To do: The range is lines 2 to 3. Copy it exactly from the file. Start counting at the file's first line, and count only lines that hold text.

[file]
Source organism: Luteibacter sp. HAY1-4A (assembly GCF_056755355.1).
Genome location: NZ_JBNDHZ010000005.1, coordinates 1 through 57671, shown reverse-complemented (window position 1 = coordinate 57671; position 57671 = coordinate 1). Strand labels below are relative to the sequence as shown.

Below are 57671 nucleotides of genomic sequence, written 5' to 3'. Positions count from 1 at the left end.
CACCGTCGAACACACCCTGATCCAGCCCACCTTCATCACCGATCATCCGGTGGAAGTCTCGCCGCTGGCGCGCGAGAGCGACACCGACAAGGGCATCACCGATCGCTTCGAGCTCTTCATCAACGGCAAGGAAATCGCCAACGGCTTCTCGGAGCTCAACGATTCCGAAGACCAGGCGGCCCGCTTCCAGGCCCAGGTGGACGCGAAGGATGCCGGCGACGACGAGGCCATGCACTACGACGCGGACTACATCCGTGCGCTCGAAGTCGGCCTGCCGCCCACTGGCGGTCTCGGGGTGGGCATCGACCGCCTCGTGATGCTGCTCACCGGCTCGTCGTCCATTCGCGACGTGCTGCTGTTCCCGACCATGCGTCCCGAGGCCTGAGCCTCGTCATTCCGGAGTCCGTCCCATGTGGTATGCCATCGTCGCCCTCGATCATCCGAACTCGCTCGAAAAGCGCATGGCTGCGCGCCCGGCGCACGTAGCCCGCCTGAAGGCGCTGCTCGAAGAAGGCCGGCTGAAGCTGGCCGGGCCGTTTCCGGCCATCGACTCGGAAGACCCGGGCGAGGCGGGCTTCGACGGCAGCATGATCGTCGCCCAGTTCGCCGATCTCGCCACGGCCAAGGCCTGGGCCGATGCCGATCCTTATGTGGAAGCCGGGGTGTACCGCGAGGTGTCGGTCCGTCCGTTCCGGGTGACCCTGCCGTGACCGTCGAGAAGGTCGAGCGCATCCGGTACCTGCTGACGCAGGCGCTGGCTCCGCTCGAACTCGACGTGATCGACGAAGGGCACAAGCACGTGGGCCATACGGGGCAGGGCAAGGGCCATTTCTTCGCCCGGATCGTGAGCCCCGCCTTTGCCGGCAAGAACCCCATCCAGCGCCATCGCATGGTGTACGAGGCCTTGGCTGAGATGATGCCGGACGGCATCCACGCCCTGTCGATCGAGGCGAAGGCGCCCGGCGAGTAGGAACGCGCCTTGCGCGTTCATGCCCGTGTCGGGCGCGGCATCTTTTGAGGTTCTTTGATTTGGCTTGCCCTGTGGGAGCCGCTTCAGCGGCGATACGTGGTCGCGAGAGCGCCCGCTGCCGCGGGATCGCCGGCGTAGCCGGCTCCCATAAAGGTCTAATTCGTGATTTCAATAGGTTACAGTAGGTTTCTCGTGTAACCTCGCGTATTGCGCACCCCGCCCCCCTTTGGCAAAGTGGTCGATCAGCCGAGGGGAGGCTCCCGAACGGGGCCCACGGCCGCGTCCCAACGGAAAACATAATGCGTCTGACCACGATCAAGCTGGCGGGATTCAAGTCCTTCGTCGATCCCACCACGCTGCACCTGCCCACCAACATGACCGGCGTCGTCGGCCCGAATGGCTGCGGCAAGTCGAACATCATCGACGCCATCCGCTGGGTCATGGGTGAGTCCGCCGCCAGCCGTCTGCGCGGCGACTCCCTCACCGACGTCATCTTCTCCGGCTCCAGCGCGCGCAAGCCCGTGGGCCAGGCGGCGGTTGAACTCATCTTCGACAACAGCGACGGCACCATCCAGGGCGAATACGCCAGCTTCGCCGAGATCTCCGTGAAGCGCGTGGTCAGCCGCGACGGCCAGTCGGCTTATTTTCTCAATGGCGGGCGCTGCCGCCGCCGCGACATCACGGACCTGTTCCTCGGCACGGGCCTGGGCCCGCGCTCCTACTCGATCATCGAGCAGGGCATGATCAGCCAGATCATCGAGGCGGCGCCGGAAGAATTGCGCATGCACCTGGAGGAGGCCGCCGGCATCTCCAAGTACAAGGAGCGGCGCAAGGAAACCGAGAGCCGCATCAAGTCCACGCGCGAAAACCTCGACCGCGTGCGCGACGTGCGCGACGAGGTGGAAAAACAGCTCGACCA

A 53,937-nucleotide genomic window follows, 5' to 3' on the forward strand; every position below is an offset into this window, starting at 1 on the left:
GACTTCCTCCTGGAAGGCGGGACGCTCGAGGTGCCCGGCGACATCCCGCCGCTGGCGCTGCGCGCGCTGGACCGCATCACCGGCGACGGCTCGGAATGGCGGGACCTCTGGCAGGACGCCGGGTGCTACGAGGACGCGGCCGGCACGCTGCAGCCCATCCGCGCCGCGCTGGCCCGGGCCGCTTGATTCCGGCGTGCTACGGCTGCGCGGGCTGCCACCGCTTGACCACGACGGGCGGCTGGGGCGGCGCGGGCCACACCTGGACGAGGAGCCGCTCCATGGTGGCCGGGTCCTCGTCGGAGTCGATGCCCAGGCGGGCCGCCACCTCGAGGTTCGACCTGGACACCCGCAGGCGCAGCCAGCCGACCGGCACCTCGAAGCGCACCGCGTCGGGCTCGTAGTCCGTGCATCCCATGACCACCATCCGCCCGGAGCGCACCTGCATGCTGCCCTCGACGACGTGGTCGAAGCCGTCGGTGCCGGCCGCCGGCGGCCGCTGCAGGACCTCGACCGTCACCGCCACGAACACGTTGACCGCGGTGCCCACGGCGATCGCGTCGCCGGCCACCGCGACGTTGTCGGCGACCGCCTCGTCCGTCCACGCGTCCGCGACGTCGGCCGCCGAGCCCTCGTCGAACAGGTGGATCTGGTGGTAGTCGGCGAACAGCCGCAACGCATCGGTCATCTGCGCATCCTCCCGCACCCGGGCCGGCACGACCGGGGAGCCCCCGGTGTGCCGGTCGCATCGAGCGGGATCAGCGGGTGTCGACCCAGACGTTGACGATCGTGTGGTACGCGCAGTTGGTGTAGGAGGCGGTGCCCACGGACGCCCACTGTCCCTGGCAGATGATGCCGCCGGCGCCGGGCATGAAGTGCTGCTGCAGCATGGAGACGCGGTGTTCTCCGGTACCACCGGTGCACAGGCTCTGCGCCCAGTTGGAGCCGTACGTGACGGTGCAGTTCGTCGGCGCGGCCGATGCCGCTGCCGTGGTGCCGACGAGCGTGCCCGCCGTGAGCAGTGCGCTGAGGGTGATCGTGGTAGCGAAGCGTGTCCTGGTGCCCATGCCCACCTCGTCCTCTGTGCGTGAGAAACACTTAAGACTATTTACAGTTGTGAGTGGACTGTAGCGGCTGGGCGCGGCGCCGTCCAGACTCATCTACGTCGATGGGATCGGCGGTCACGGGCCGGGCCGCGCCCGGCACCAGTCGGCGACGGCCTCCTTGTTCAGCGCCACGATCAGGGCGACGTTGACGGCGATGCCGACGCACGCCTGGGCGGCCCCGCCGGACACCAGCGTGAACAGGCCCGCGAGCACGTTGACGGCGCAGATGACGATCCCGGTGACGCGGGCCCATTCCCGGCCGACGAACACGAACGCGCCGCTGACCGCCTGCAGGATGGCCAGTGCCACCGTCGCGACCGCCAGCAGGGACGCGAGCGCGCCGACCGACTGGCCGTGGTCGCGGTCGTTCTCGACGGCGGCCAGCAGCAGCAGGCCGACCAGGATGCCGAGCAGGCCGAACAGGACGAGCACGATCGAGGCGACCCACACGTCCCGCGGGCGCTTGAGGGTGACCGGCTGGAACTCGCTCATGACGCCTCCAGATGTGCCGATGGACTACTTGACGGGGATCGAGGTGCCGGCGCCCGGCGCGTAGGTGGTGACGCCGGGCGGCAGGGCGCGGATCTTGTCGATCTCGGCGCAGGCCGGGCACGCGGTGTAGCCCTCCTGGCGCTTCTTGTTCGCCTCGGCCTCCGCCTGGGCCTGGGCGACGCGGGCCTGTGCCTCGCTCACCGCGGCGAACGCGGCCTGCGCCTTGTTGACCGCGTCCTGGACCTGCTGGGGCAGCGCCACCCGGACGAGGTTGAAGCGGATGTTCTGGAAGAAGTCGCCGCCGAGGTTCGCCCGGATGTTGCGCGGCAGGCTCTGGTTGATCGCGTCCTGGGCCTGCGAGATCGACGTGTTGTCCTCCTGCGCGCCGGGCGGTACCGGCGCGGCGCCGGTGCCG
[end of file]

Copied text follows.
Genome location: NZ_JBNDHZ010000005.1, coordinates 1 through 57671, shown reverse-complemented (window position 1 = coordinate 57671; position 57671 = coordinate 1). Strand labels below are relative to the sequence as shown.

Below are 57671 nucleotides of genomic sequence, written 5' to 3'. Positions count from 1 at the left end.